Our workshops are interactive and age specific. We aim to not only present accurate information to youth that encourage informed decision making but also engage the students in interactive and educational activities. Below are a few of the valuable resources we use in a number of workshops in our program.

 

Gambling Mind Map

 

The Gambling Mind Map is a great activity that allows the youth to explore their knowledge of gambling. Using this activity YGAP facilitates an open discussion about gambling and youth’s beliefs and misconceptions about this high risk activity. This activity can be done in groups with a pen and paper or as an open dialogue with the youth. The Gambling Mind Map is mainly used in our “What’s at Stake” workshop for 8-14 year olds, however the concepts of this activity are explored in every workshop we facilitate.

   icon-file-text Download the Gambling Mind Map Activity

 

BINGO Game

 

YGAP’s unique BINGO game is an education and interactive Risk and Safety Activity. During this activity youth will explore the concepts of harm reduction and use decision making skills to match safety strategies with risky activities. This activity is ideal for youth age 8-10.

How to Play:

  • Divide youth into groups of 2-4
  • Give each group a YGAP BINGO card and a marker or BINGO dabber, decide if BINGO occurs after a line, a square, or a completed board.
  • Allow groups to take turns drawing a Risk Card and explain to the youth that for every Risk Card there are potentially more than one Safety Strategy on their BINGO board that can be marked off. Encourage positive decision making and group discussion to find the best fit for each Risk card.
  • The activity is complete when the first group gets BINGO!

Debrief:

  • A debrief can occur during the activity; discussing the various risk activities and corresponding safety strategies or after the activity. If you formally debrief after the activity choose a number of risky activities and safety strategies to discuss with the group.

Please note: When printing the Risk Cards printing should be done double sided; a risk card on one side and the YGAP logo on the other side.

 icon-file-text Download English YGAP BINGO Cards

 icon-file-text  Download French YGAP BINGO Cards

 icon-file-text Download English Risk Cards

 icon-file-text Download French Risk Cards

Make or Break

 

Make or Break is a card game that encourages youth to think about risks, setting limits, probability, and decision making. This activity was developed for our Physical Education and Active Game Workshop but can also be used in our What’s at Stake Workshop for youth aged 8-18.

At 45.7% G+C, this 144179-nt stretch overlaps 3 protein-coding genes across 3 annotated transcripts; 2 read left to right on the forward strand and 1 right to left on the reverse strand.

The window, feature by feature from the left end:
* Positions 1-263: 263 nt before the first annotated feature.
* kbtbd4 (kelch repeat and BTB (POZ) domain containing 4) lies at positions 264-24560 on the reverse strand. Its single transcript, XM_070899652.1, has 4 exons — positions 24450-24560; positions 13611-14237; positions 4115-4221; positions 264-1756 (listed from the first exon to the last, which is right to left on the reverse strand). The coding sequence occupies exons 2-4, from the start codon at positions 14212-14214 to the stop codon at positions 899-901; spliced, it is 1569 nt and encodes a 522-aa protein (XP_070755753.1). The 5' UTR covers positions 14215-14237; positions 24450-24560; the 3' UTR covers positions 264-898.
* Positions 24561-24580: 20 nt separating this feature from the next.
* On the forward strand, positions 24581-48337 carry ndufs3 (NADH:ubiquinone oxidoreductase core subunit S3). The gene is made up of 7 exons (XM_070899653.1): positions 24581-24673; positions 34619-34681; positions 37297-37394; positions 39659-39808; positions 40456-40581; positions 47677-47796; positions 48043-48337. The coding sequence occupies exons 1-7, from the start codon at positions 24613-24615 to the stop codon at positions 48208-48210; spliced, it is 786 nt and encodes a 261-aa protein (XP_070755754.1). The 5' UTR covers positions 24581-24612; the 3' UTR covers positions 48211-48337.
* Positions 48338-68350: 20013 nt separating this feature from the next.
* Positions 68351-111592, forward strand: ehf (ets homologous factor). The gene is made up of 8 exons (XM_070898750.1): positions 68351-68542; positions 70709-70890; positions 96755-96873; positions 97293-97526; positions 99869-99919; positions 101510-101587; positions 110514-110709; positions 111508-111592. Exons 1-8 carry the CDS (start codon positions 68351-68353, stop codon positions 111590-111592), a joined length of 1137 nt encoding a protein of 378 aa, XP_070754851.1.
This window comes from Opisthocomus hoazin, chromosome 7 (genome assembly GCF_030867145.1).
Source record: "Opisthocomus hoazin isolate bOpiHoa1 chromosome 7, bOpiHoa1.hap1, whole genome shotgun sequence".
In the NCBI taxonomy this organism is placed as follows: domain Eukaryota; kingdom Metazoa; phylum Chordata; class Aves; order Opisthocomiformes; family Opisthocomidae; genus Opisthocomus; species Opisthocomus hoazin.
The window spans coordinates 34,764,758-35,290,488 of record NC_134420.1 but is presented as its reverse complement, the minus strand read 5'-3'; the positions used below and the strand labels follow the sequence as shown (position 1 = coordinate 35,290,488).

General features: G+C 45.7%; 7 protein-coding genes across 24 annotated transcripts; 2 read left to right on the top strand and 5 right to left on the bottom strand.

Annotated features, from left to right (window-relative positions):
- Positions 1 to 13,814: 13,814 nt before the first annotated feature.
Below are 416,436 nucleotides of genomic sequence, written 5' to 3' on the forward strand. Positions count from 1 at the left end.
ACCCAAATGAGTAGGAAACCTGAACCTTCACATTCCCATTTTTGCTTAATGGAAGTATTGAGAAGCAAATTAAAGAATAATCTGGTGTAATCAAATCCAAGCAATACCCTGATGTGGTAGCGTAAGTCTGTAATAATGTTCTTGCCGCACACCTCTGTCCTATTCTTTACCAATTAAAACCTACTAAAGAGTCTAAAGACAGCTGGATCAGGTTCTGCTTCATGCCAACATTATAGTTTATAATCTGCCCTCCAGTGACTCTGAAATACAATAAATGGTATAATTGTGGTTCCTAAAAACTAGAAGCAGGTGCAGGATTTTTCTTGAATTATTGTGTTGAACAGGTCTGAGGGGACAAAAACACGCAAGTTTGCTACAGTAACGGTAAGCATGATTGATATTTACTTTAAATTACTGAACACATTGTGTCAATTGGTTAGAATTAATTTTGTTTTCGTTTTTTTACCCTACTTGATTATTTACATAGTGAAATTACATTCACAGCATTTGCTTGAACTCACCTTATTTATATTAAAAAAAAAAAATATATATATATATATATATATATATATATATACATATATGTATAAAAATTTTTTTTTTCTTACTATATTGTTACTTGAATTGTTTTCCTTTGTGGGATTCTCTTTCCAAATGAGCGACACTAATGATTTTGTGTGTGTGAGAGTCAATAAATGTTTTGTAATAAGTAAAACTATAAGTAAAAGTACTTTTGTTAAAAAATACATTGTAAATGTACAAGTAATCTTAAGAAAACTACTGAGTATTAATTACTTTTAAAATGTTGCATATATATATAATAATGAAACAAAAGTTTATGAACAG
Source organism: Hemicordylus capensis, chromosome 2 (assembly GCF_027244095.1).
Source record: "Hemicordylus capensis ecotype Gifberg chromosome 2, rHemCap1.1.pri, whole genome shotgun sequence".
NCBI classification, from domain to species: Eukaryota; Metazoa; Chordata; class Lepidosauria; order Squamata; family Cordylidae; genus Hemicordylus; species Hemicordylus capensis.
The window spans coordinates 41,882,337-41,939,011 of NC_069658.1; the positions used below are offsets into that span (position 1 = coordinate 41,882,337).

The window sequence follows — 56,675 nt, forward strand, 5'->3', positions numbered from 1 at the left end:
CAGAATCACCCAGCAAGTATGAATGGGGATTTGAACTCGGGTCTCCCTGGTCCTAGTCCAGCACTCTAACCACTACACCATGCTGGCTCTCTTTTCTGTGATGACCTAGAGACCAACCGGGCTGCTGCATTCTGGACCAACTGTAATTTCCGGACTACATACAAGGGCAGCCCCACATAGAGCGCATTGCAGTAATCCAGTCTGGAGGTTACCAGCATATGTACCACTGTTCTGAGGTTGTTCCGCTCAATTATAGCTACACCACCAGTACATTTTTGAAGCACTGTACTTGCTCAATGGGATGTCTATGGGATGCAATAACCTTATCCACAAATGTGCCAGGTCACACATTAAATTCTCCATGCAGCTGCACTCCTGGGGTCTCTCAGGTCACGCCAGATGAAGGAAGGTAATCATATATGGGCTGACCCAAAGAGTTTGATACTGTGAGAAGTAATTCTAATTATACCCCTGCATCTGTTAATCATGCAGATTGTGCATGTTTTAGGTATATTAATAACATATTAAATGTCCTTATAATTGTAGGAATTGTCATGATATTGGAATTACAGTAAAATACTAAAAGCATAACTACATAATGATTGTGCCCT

How to Play:

  • Divide participants into groups/teams
  • Get each group to number themselves. For example if there are 5 participants in the group have each member assign themselves a number from 1-5. This allows each member of the group to take turns participating in the card draw.
  • Shuffle the playing cards and lay them out face down, excluding the four bankrupt cards
  • Deal 1 card to a member of the group
  • Everyone in the group looks at the card.
  • As a group the team must decide whether they want to “hold” or draw another card.
  • If the group decides to “hold” they must stick with their points until the end of the game.
  • If the group decides to “draw” they risk drawing a bankrupt card but may also draw a point card building up their team’s points.
  • Continue until all teams are either holding or bankrupt; taking turns drawing cards. The team with the highest points wins.

Point System:

  • 10 cards @ 1 point
  • 4 cards @ 2 points
  • 2 cards @ 3 points
  • 1 card @ 5 points
  • 4 bankrupt cards

Debrief:

  • How did the group influence each other’s decisions? (consider what the team mates said, the energy of the groups, and the energy of the opposing teams)
  • Would the game have been played differently if it was an individual game?
  • Can you think of other situations where friends might influence your decision about whether or not to take a risk?
  • Was this a game of skill or chance?
  • How could have probability played a role in the group’s decision to draw or hold?
  • Did you set a limit or was your limit influenced by others?
  • What can you do when you feel yourself being swept away by group energy or excitement?
  • What is more fun- playing cards with one friend or with a group of friends? Why? Which would be more risky if money was involved?

   icon-file-text Download Make or Break

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